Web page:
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UCO Bank share jumps 6% after lender seeks removal of PCA tag

UCO Bank stock gained up to 6.03% to Rs 14.41 against previous close of Rs 13.59 on BSE

twitter-logoBusinessToday.In | June 9, 2021 | Updated 00:14 IST
UCO Bank share jumps 6% after lender requests RBI to remove PCA tag
UCO Bank share is trading higher than 5 day, 20 day, 50 day, 100 day and 200 day moving averages.

eks Share of UCO Bank rose over 6% today after the state-owned lender it had written to RBI requesting to withdraw it from Prompt Corrective Action (PCA) framework.  UCO Bank stock gained up to 6.03% to Rs 14.41 against previous close of Rs 13.59 on BSE.

Market cap of the firm rose to Rs 13,914 crore.

Total 18.91 crore shares changed hands amounting to turnover of Rs 2.67 crore. The share hit 52-week high of Rs 16.76 on June 26, 2020 and 52 week low of Rs 10.61 on April 19, 2021.

The stock has risen 4.47% in the last 3 days. UCO Bank share is trading higher than 5 day, 20 day, 50 day, 100 day and 200 day moving averages.  The stock has gained 6.39% in one year and risen 10.33% since the beginning of this year.

In a month, the share has gained 24%.

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On Monday, UCO bank managing director and CEO AK Goel said the lender was hopeful of coming out of the Prompt Corrective Action (PCA) framework very soon.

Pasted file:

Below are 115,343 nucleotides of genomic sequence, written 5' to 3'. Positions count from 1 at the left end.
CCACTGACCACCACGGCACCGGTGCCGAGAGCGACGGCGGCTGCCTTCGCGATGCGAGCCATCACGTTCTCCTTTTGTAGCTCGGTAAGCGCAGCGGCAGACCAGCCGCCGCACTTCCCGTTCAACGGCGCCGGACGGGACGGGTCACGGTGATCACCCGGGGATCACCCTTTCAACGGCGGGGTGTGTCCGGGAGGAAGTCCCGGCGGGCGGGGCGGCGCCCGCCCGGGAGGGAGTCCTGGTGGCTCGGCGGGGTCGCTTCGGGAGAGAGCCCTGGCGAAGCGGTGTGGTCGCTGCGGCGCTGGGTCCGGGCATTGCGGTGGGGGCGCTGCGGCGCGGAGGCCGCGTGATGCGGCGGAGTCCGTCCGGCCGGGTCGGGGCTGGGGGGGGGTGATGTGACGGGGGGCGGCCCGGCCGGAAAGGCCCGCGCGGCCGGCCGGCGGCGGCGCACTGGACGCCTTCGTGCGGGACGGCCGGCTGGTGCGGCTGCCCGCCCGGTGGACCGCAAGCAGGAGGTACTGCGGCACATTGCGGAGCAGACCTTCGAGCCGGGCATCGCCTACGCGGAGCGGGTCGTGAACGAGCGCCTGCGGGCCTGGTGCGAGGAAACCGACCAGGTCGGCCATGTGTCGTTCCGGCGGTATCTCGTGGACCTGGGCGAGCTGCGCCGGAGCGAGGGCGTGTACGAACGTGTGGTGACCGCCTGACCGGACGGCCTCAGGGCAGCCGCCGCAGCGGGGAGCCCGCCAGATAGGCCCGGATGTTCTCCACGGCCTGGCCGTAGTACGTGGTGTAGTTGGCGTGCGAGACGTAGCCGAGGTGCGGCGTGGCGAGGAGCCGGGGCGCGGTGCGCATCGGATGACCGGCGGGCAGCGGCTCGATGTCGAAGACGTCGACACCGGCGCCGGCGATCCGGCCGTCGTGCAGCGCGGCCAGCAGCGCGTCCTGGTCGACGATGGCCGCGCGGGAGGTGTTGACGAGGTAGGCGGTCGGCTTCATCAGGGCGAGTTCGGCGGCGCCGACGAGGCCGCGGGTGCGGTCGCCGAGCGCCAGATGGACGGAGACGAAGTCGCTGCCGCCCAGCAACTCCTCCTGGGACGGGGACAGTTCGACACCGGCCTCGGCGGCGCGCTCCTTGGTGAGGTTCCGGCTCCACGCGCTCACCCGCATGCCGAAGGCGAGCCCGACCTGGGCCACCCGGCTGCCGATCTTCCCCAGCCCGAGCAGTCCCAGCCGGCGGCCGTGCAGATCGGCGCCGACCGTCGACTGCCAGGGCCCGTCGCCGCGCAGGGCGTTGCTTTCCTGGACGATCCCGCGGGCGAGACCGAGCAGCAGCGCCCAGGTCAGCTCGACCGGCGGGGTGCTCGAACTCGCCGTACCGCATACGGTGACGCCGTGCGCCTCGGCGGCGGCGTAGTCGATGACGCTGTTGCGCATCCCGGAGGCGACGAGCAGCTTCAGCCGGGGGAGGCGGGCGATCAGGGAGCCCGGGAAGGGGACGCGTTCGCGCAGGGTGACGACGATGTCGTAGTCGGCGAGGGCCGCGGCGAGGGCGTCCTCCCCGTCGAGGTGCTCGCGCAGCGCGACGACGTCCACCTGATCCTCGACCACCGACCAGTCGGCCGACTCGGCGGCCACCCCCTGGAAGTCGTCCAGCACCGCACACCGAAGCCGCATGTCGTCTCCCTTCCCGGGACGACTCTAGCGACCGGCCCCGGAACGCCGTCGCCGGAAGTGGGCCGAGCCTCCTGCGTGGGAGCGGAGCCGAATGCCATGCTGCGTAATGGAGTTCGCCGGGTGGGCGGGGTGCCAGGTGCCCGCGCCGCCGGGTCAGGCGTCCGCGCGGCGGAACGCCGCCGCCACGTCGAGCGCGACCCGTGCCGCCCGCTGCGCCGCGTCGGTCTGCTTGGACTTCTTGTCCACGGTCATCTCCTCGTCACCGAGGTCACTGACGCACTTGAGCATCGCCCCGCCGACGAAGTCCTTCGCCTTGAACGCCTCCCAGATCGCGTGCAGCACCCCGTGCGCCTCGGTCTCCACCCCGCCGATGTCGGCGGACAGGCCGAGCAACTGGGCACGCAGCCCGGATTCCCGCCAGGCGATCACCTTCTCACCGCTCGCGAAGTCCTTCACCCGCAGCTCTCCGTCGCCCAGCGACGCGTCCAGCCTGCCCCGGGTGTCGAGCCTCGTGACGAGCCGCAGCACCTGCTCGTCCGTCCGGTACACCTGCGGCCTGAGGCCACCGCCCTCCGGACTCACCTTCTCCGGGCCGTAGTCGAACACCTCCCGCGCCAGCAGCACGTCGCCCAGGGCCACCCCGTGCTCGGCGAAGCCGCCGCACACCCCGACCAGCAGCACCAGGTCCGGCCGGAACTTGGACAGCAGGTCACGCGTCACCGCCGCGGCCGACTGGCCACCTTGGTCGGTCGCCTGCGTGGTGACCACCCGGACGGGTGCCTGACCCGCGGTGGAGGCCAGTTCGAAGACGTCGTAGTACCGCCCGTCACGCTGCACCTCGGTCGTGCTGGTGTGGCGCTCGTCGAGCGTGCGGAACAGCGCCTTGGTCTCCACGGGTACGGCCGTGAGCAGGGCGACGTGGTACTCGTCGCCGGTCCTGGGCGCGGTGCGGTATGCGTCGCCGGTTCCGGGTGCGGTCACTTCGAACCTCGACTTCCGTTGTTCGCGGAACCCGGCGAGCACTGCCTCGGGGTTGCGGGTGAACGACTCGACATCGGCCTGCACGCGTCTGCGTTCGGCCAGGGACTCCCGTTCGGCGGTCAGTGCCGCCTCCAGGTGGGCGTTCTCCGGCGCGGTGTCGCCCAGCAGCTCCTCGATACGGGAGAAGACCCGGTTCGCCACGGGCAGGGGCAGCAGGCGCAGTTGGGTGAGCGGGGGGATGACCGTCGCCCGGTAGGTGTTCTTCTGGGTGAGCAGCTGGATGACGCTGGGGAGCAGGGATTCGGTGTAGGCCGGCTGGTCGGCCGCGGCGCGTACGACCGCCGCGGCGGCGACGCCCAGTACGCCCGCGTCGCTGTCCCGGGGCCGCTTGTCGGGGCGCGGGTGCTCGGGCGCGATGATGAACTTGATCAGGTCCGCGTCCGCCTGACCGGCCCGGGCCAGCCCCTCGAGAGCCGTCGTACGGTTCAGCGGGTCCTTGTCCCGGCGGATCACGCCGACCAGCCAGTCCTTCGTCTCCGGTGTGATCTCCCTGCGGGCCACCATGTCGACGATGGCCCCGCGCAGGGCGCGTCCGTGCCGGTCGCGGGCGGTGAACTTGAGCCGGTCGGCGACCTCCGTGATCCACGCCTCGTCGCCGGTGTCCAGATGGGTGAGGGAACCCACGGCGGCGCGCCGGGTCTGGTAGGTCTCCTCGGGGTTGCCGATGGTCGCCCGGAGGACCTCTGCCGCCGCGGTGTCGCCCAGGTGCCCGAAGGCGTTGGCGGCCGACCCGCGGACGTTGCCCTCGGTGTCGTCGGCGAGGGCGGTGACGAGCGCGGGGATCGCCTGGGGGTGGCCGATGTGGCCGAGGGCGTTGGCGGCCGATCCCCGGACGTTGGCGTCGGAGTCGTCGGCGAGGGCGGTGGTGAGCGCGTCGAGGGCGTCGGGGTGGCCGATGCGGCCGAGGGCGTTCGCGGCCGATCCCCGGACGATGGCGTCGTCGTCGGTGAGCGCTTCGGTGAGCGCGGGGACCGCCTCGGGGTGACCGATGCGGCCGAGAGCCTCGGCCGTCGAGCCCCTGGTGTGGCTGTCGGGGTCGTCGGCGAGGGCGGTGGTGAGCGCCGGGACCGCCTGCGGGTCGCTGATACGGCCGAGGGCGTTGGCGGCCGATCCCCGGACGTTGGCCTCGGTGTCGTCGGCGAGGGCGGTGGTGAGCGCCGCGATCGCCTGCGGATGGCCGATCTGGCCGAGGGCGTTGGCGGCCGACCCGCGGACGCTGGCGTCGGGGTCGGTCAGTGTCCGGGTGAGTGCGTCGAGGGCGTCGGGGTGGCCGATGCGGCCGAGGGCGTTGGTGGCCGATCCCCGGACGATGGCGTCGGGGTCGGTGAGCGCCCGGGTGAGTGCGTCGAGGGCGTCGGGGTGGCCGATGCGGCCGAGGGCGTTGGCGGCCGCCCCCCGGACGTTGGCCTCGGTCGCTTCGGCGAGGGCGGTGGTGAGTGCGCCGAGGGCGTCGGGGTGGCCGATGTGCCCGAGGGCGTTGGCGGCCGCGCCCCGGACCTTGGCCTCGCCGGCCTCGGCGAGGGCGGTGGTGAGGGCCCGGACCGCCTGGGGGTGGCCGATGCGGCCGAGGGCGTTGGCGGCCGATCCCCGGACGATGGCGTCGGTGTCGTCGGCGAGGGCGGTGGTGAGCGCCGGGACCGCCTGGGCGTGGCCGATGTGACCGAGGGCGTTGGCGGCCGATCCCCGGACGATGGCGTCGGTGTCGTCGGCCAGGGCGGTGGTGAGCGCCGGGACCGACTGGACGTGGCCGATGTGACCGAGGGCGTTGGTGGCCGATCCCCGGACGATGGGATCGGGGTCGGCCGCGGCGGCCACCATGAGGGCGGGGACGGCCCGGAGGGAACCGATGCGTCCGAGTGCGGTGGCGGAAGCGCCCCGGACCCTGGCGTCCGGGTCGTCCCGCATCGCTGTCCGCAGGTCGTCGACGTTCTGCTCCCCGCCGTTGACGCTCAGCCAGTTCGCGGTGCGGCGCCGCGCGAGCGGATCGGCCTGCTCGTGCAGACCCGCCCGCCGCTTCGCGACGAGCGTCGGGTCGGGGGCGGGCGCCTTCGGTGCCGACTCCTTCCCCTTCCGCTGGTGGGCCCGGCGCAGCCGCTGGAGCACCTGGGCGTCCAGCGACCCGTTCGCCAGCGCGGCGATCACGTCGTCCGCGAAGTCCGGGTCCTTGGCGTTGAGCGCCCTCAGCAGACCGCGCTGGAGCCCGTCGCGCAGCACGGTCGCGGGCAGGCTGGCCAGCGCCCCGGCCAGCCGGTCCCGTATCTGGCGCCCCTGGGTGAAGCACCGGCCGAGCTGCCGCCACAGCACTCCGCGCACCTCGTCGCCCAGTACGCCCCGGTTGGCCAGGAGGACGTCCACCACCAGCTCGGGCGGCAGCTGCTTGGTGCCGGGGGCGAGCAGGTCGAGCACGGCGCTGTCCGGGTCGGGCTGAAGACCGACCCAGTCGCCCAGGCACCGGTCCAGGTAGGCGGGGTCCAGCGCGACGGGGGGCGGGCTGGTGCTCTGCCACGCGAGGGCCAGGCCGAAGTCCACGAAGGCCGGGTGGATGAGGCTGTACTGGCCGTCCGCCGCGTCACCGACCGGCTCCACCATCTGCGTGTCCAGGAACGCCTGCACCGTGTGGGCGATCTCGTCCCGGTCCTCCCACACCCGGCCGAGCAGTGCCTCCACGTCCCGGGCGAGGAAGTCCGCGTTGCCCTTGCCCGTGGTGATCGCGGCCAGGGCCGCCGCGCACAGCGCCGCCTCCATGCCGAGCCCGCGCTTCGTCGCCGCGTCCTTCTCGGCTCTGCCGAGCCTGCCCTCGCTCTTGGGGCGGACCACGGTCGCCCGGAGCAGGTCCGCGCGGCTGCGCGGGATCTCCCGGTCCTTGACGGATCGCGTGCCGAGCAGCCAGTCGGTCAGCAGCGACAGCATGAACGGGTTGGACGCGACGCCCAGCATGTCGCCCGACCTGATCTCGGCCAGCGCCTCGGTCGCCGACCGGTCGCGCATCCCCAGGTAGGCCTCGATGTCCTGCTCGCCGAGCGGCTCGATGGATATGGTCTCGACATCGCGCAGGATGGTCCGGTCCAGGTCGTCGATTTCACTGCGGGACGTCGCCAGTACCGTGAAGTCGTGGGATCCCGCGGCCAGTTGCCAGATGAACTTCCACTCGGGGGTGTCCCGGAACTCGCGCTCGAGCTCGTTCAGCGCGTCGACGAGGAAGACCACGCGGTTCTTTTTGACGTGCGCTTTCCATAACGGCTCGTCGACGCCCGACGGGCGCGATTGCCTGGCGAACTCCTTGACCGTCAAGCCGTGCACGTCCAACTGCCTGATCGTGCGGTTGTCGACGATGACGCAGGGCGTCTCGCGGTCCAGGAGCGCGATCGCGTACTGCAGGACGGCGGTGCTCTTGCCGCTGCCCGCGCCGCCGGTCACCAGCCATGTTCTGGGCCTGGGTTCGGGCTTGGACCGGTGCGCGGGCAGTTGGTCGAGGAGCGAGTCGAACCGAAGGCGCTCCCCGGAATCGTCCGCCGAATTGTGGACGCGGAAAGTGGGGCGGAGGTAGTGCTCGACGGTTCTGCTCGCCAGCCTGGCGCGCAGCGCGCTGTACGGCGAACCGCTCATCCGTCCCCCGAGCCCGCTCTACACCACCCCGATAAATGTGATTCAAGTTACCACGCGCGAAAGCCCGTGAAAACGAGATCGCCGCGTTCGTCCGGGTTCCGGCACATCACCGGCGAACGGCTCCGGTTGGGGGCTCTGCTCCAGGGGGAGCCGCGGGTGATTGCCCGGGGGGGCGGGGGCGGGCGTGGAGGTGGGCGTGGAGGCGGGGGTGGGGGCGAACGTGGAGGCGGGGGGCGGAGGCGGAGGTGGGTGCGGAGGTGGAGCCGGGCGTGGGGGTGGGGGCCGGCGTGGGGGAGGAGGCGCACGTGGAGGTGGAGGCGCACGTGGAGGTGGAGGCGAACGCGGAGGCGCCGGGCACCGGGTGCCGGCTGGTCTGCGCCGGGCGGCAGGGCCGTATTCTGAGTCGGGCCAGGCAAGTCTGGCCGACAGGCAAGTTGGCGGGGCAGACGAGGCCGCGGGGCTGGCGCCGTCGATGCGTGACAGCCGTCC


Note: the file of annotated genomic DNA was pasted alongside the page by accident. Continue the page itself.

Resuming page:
Goel said the bank had already written to RBI requesting it to withdraw PCA after the capital infusion.

"I dont foresee any hurdle and remain hopeful that we will get the regulators approval to come out of PCA," UCO bank managing director and CEO A K Goel said when asked about the issue of the latest capital infusion through zero-coupon bonds.

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In the last round, the government had infused Rs 14,500 crore of equity into Central Bank of India, Indian Overseas Bank, Bank of India, and UCO Bank by issuing non-interest- bearing, non-transferable bonds to these state-owned lenders.

UCO Bank had received Rs 2,600 crore and post that capital adequacy ratio of the bank rose to 13.74 per cent against a requirement of 10.8 per cent of which tier-I had risen to 11.14 per cent up from the mandatory requirement of 8.8 per cent.

"We have allotted it to the government with prior approval of the RBI," Goel said.

PCA is triggered when banks breach certain regulatory requirements such as return on asset, minimum capital, and quantum of the non-performing asset. PCA restrictions disable the bank in several ways to lend freely and force it to operate under a restrictive environment that turns out to be a hurdle to growth.

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